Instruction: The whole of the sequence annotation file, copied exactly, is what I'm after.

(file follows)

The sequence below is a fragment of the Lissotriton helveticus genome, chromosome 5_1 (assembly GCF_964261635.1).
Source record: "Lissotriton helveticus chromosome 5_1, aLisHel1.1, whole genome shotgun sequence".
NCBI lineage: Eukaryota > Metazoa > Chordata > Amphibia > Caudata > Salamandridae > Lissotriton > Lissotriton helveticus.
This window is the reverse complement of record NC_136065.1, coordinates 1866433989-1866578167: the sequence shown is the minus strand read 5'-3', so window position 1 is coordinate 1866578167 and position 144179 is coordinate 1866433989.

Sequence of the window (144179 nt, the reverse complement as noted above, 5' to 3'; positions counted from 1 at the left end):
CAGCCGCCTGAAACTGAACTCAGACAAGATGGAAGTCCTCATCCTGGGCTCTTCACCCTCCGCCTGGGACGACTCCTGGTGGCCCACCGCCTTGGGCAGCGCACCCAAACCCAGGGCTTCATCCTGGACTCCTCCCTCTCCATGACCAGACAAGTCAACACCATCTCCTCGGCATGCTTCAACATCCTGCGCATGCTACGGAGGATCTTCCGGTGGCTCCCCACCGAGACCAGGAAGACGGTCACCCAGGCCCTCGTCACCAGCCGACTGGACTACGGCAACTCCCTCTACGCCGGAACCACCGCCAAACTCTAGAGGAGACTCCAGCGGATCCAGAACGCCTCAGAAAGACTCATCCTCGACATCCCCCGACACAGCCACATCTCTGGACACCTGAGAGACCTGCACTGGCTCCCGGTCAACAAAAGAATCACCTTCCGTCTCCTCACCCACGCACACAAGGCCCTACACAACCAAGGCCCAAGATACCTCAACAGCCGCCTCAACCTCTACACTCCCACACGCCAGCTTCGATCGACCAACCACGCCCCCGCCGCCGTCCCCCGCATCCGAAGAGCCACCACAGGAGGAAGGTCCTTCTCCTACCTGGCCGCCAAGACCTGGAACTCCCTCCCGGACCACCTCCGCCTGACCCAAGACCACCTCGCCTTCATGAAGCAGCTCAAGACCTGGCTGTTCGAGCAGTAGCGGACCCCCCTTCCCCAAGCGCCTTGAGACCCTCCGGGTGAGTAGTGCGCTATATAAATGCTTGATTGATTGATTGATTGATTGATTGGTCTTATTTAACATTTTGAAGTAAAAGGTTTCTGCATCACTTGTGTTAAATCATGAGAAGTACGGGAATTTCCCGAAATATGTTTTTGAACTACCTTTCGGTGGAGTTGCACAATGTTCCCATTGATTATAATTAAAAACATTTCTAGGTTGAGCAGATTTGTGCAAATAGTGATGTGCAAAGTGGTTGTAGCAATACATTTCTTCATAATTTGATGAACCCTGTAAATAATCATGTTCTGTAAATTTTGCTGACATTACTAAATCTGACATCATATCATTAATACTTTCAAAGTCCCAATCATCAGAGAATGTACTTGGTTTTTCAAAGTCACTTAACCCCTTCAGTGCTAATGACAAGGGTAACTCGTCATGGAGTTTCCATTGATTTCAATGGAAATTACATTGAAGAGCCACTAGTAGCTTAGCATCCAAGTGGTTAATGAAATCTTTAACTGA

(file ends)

The sequence below is a fragment of the Lissotriton helveticus genome, chromosome 5_1 (assembly GCF_964261635.1).
Source record: "Lissotriton helveticus chromosome 5_1, aLisHel1.1, whole genome shotgun sequence".
NCBI lineage: Eukaryota > Metazoa > Chordata > Amphibia > Caudata > Salamandridae > Lissotriton > Lissotriton helveticus.
This window is the reverse complement of record NC_136065.1, coordinates 1866433989-1866578167: the sequence shown is the minus strand read 5'-3', so window position 1 is coordinate 1866578167 and position 144179 is coordinate 1866433989.

Sequence of the window (144179 nt, the reverse complement as noted above, 5' to 3'; positions counted from 1 at the left end):
CAGCCGCCTGAAACTGAACTCAGACAAGATGGAAGTCCTCATCCTGGGCTCTTCACCCTCCGCCTGGGACGACTCCTGGTGGCCCACCGCCTTGGGCAGCGCACCCAAACCCAGGGCTTCATCCTGGACTCCTCCCTCTCCATGACCAGACAAGTCAACACCATCTCCTCGGCATGCTTCAACATCCTGCGCATGCTACGGAGGATCTTCCGGTGGCTCCCCACCGAGACCAGGAAGACGGTCACCCAGGCCCTCGTCACCAGCCGACTGGACTACGGCAACTCCCTCTACGCCGGAACCACCGCCAAACTCTAGAGGAGACTCCAGCGGATCCAGAACGCCTCAGAAAGACTCATCCTCGACATCCCCCGACACAGCCACATCTCTGGACACCTGAGAGACCTGCACTGGCTCCCGGTCAACAAAAGAATCACCTTCCGTCTCCTCACCCACGCACACAAGGCCCTACACAACCAAGGCCCAAGATACCTCAACAGCCGCCTCAACCTCTACACTCCCACACGCCAGCTTCGATCGACCAACCACGCCCCCGCCGCCGTCCCCCGCATCCGAAGAGCCACCACAGGAGGAAGGTCCTTCTCCTACCTGGCCGCCAAGACCTGGAACTCCCTCCCGGACCACCTCCGCCTGACCCAAGACCACCTCGCCTTCATGAAGCAGCTCAAGACCTGGCTGTTCGAGCAGTAGCGGACCCCCCTTCCCCAAGCGCCTTGAGACCCTCCGGGTGAGTAGTGCGCTATATAAATGCTTGATTGATTGATTGATTGATTGATTGGTCTTATTTAACATTTTGAAGTAAAAGGTTTCTGCATCACTTGTGTTAAATCATGAGAAGTACGGGAATTTCCCGAAATATGTTTTTGAACTACCTTTCGGTGGAGTTGCACAATGTTCCCATTGATTATAATTAAAAACATTTCTAGGTTGAGCAGATTTGTGCAAATAGTGATGTGCAAAGTGGTTGTAGCAATACATTTCTTCATAATTTGATGAACCCTGTAAATAATCATGTTCTGTAAATTTTGCTGACATTACTAAATCTGACATCATATCATTAATACTTTCAAAGTCCCAATCATCAGAGAATGTACTTGGTTTTTCAAAGTCACTTAACCCCTTCAGTGCTAATGACAAGGGTAACTCGTCATGGAGTTTCCATTGATTTCAATGGAAATTACATTGAAGAGCCACTAGTAGCTTAGCATCCAAGTGGTTAATGAAATCTTTAACTGA